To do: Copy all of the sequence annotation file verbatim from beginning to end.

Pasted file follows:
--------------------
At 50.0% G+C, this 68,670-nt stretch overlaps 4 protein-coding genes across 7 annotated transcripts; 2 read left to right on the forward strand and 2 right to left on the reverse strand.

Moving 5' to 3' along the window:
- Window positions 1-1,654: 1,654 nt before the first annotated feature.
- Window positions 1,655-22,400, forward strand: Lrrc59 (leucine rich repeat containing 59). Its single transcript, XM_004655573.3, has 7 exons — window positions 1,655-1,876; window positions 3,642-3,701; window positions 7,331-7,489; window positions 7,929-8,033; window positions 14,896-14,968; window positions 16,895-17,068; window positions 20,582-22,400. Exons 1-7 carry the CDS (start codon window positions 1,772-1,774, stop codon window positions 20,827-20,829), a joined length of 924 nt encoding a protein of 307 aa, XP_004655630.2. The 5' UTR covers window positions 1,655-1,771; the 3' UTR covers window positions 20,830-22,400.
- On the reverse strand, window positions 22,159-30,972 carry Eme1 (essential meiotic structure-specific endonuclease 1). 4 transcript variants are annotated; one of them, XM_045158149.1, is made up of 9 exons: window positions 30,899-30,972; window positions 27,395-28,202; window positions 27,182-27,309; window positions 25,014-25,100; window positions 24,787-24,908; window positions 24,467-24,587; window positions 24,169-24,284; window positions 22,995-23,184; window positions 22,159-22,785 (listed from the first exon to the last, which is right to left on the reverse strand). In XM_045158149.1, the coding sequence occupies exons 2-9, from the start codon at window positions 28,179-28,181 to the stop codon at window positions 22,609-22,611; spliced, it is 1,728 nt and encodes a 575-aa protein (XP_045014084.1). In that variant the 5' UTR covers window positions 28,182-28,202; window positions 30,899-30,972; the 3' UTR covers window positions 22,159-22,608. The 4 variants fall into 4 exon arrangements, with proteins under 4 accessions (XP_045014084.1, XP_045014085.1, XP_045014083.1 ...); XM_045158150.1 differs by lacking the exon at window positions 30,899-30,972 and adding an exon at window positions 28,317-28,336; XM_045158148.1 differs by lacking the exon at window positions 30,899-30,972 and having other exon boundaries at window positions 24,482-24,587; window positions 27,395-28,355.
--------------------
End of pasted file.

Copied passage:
At 50.0% G+C, this 68,670-nt stretch overlaps 4 protein-coding genes across 7 annotated transcripts; 2 read left to right on the forward strand and 2 right to left on the reverse strand.

Moving 5' to 3' along the window:
- Window positions 1-1,654: 1,654 nt before the first annotated feature.
- Window positions 1,655-22,400, forward strand: Lrrc59 (leucine rich repeat containing 59). Its single transcript, XM_004655573.3, has 7 exons — window positions 1,655-1,876; window positions 3,642-3,701; window positions 7,331-7,489; window positions 7,929-8,033; window positions 14,896-14,968; window positions 16,895-17,068; window positions 20,582-22,400. Exons 1-7 carry the CDS (start codon window positions 1,772-1,774, stop codon window positions 20,827-20,829), a joined length of 924 nt encoding a protein of 307 aa, XP_004655630.2. The 5' UTR covers window positions 1,655-1,771; the 3' UTR covers window positions 20,830-22,400.
- On the reverse strand, window positions 22,159-30,972 carry Eme1 (essential meiotic structure-specific endonuclease 1). 4 transcript variants are annotated; one of them, XM_045158149.1, is made up of 9 exons: window positions 30,899-30,972; window positions 27,395-28,202; window positions 27,182-27,309; window positions 25,014-25,100; window positions 24,787-24,908; window positions 24,467-24,587; window positions 24,169-24,284; window positions 22,995-23,184; window positions 22,159-22,785 (listed from the first exon to the last, which is right to left on the reverse strand). In XM_045158149.1, the coding sequence occupies exons 2-9, from the start codon at window positions 28,179-28,181 to the stop codon at window positions 22,609-22,611; spliced, it is 1,728 nt and encodes a 575-aa protein (XP_045014084.1). In that variant the 5' UTR covers window positions 28,182-28,202; window positions 30,899-30,972; the 3' UTR covers window positions 22,159-22,608. The 4 variants fall into 4 exon arrangements, with proteins under 4 accessions (XP_045014084.1, XP_045014085.1, XP_045014083.1 ...); XM_045158150.1 differs by lacking the exon at window positions 30,899-30,972 and adding an exon at window positions 28,317-28,336; XM_045158148.1 differs by lacking the exon at window positions 30,899-30,972 and having other exon boundaries at window positions 24,482-24,587; window positions 27,395-28,355.